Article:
USCGC Knight Island (WPB-1348) commissioned in 1992, the second newest Island-class 110
|Builders:||Bollinger Shipyards, Lockport, Louisiana|
|Operators:||United States Coast Guard, Coast Guard of Georgia, Sea Shepherd Conservation Society|
|Length:||110 ft (34 m)|
|Beam:||21 ft (6.4 m)|
|Draft:||6.5 ft (2.0 m)|
|Propulsion:||2 Paxman Valenta or Caterpillar diesels|
|Boats & landing
|1 - Cutter Boat Medium (Yamaha 90 HP outboard engine)|
|Complement:||16 (2 officers, 14 enlisted)|
The Island-class patrol boat is a class of cutters of the United States Coast Guard. 49 cutters of the class were built, of which 37 remain in commission. Their hull numbers are WPB-1301 through WPB-1349.
The 110 ft (34 m) Island-class patrol boats are a U.S. Coast Guard modification of a highly successful British-designed patrol boat. With excellent range and seakeeping capabilities, the Island class, all named after U.S. islands, replaced the older 95 ft (29 m) Cape-class cutters. These cutters are equipped with advanced electronics and navigation equipment and are used in support of the Coast Guard's maritime homeland security, migrant interdiction, drug interdiction, defense operations, fisheries Enforcement, and search and rescue missions. The 58 ordered Sentinel-class cutters, selected under the Fast Response Cutter (FRC) program, are slated to replace the Island class. Six Island class cutters are currently stationed in Manama, Bahrain as a part of Patrol Forces Southwest Asia to provide the Navy's Fifth Fleet with combat ready assets.
As built, these vessels were all 110 feet (34 m) in length. In 2002 as part of the Integrated Deepwater System Program, the Coast Guard began refitting some of these vessels, adding 13 feet (4.0 m) to the stern to make room for a high-speed stern launching ramp, and replacing the superstructure so that these vessels had enough room to accommodate mixed gender crews. The refit added about 15 tons to the vessel's displacement, and reduced its maximum speed by approximately one knot. The eight cutters being modified were the USCGC Matagorda (WPB-1303), USCGC Attu (WPB-1317), USCGC Metompkin (WPB-1325), USCGC Padre (WPB-1328), USCGC Manitou (WPB-1302), USCGC Monhegan (WPB-1305), USCGC Nunivak (WPB-1306) and the USCGC Vashon (WPB-1308).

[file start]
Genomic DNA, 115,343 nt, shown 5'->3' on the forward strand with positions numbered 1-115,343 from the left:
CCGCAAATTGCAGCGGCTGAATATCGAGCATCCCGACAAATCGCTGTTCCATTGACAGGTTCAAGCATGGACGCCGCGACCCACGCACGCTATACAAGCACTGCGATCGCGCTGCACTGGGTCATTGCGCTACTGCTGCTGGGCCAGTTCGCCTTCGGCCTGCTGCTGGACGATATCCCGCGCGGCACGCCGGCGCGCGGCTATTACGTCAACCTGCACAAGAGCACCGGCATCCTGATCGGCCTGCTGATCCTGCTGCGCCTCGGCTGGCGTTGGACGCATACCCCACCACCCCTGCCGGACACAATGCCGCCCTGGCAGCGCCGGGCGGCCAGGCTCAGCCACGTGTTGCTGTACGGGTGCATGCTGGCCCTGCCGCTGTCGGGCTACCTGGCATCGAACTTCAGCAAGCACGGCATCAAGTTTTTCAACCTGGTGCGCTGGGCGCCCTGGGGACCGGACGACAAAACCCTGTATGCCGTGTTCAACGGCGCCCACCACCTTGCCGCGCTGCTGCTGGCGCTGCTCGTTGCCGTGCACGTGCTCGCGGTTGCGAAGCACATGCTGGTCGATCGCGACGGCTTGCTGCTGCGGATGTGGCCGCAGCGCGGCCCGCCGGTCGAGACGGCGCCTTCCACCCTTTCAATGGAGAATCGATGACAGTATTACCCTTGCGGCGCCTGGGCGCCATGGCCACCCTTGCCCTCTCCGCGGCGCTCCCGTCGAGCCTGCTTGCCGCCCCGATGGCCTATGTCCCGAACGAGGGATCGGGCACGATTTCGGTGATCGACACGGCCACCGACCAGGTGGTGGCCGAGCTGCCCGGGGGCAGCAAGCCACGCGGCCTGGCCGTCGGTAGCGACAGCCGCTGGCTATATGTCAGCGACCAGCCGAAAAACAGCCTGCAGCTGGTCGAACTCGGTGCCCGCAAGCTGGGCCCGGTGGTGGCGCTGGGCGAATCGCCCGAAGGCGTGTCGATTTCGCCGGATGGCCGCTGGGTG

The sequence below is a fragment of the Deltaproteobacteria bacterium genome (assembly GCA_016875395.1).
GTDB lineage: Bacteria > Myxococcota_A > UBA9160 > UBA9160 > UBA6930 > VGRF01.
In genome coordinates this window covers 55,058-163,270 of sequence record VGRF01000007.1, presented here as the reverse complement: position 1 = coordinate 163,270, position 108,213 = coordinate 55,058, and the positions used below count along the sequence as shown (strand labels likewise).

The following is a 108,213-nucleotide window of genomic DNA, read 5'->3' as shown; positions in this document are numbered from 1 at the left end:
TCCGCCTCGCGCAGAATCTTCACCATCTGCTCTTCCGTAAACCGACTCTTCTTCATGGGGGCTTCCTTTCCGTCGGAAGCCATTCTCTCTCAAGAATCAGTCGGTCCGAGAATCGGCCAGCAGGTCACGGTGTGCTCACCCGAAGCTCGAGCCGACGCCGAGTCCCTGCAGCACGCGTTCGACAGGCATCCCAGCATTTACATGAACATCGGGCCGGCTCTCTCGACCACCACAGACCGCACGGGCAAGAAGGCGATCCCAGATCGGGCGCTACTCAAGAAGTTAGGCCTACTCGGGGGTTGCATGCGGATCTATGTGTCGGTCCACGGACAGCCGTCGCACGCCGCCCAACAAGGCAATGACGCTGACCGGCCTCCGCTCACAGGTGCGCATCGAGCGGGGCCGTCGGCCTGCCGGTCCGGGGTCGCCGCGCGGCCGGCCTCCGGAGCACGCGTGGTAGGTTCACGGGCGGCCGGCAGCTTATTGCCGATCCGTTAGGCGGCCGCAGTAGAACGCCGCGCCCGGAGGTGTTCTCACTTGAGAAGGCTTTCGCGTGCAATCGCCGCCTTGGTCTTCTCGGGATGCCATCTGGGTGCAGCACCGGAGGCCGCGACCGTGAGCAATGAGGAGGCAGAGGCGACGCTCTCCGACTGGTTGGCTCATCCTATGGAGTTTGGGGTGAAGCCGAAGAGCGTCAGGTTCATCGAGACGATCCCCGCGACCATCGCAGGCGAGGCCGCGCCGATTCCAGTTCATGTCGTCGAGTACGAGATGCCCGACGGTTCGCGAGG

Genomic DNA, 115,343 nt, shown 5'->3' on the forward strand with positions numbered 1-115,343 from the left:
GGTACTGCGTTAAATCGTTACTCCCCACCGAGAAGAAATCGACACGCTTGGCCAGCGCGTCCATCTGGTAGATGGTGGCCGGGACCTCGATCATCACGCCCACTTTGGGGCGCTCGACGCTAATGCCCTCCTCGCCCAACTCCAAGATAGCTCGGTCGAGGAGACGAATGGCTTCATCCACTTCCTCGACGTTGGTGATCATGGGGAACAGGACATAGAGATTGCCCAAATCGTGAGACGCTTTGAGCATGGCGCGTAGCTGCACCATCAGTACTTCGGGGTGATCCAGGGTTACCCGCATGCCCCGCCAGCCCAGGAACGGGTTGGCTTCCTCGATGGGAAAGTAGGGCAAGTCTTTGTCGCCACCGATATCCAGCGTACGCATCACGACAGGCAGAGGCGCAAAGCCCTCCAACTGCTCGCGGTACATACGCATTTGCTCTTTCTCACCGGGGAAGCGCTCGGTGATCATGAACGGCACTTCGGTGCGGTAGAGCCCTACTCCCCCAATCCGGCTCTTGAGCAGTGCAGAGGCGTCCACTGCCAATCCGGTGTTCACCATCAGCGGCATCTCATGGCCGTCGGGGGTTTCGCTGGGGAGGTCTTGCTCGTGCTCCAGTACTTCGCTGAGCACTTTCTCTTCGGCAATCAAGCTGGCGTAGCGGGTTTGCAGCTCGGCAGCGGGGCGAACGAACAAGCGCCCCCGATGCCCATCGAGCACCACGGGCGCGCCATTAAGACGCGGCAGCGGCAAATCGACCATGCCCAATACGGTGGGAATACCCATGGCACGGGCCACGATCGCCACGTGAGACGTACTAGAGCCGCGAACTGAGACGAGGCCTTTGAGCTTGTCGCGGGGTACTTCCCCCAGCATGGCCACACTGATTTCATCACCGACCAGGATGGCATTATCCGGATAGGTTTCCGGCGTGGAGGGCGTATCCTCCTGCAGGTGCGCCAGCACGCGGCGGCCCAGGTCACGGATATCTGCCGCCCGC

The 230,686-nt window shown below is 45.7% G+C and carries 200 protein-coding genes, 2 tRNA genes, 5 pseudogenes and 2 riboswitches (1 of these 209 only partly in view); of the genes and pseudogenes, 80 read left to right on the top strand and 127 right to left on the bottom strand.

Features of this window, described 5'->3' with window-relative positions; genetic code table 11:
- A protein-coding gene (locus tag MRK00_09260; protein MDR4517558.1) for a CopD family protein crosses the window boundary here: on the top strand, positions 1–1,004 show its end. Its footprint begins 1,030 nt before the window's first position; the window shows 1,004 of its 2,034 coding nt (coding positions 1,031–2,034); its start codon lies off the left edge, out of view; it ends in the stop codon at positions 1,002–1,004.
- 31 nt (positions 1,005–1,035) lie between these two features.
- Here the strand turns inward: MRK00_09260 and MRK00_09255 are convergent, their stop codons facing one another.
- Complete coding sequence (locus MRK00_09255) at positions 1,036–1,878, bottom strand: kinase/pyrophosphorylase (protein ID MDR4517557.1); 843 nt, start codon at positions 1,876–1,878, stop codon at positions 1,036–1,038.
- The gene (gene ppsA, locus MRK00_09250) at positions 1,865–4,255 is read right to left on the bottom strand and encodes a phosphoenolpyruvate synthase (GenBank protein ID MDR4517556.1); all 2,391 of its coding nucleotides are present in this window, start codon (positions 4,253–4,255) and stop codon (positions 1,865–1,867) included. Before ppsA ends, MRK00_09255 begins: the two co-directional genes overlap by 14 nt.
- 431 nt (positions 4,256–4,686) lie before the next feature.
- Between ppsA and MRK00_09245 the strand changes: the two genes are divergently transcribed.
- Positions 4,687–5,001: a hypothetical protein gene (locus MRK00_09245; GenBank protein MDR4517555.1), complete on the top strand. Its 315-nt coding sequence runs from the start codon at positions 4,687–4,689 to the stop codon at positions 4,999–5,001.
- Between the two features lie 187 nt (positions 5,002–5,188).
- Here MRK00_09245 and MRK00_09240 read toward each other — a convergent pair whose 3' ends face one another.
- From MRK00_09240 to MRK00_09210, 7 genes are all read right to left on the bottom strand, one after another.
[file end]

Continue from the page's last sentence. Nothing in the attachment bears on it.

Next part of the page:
In August 2006, a Lockheed Martin engineer went public with allegations that the company and the Coast Guard were ignoring serious security flaws in the refitting project, and that they were likely to repeat the same mistakes on similar projects. The flaws included blind spots in watch cameras, FLIR equipment not suitable for operating under extreme temperatures, and the use of non-shielded cables in secure communications systems, a violation of TEMPEST standards.
In late November 2006 all eight of the 123 ft (37 m) WPBs were taken out of service due to debilitating problems with their lengthened hulls - all eight hulls were cracking when driven at high speed in heavy seas. These as well as other issues - such as C4ISR problems - drove the program $60 million over budget, triple the original bid for the eight boats converted. The 41 unmodified 110's are now being pressed harder to take up the slack. The eight modified were moved to the United States Coast Guard Yard and moored in Arundel Cove.
This section contains what may be an unencyclopedic or excessive gallery of images. Learn how and when to remove this template message)(
USCG Matagorda 123 ft conversion with RIB Short Range Prosecutor on rear ramp
|Wikimedia Commons has media related to Island class cutters.|
None of the audio/visual content is hosted on this site. All media is embedded from other sites such as GoogleVideo, Wikipedia, YouTube etc. Therefore, this site has no control over the copyright issues of the streaming media.
All issues concerning copyright violations should be aimed at the sites hosting the material. This site does not host any of the streaming media and the owner has not uploaded any of the material to the video hosting servers. Anyone can find the same content on Google Video or YouTube by themselves.
The owner of this site cannot know which documentaries are in public domain, which has been uploaded to e.g. YouTube by the owner and which has been uploaded without permission. The copyright owner must contact the source if he wants his material off the Internet completely.